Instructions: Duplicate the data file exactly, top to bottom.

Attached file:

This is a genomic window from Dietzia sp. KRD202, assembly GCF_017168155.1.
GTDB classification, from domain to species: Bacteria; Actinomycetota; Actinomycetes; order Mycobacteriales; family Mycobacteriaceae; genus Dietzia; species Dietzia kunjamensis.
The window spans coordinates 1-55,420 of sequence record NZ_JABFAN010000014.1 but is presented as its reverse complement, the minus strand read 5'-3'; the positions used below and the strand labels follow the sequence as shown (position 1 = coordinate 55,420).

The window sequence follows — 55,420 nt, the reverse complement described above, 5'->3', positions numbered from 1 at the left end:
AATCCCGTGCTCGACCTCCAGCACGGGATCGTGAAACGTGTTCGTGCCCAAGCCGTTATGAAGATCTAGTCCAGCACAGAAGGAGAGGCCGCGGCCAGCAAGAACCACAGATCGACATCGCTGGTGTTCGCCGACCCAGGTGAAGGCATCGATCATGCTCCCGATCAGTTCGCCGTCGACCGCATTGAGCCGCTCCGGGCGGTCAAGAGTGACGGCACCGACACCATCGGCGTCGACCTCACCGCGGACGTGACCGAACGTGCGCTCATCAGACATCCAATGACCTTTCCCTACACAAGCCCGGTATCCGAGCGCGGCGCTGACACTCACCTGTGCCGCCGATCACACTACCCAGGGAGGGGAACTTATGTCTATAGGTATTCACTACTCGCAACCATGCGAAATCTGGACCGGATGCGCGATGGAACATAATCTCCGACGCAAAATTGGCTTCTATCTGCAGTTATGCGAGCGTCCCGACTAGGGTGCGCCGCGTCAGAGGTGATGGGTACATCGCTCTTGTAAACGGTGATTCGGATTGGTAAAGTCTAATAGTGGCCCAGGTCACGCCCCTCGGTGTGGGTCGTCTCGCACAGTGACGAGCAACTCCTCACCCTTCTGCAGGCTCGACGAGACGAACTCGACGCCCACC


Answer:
This is a genomic window from Dietzia sp. KRD202, assembly GCF_017168155.1.
GTDB classification, from domain to species: Bacteria; Actinomycetota; Actinomycetes; order Mycobacteriales; family Mycobacteriaceae; genus Dietzia; species Dietzia kunjamensis.
The window spans coordinates 1-55,420 of sequence record NZ_JABFAN010000014.1 but is presented as its reverse complement, the minus strand read 5'-3'; the positions used below and the strand labels follow the sequence as shown (position 1 = coordinate 55,420).

The window sequence follows — 55,420 nt, the reverse complement described above, 5'->3', positions numbered from 1 at the left end:
AATCCCGTGCTCGACCTCCAGCACGGGATCGTGAAACGTGTTCGTGCCCAAGCCGTTATGAAGATCTAGTCCAGCACAGAAGGAGAGGCCGCGGCCAGCAAGAACCACAGATCGACATCGCTGGTGTTCGCCGACCCAGGTGAAGGCATCGATCATGCTCCCGATCAGTTCGCCGTCGACCGCATTGAGCCGCTCCGGGCGGTCAAGAGTGACGGCACCGACACCATCGGCGTCGACCTCACCGCGGACGTGACCGAACGTGCGCTCATCAGACATCCAATGACCTTTCCCTACACAAGCCCGGTATCCGAGCGCGGCGCTGACACTCACCTGTGCCGCCGATCACACTACCCAGGGAGGGGAACTTATGTCTATAGGTATTCACTACTCGCAACCATGCGAAATCTGGACCGGATGCGCGATGGAACATAATCTCCGACGCAAAATTGGCTTCTATCTGCAGTTATGCGAGCGTCCCGACTAGGGTGCGCCGCGTCAGAGGTGATGGGTACATCGCTCTTGTAAACGGTGATTCGGATTGGTAAAGTCTAATAGTGGCCCAGGTCACGCCCCTCGGTGTGGGTCGTCTCGCACAGTGACGAGCAACTCCTCACCCTTCTGCAGGCTCGACGAGACGAACTCGACGCCCACC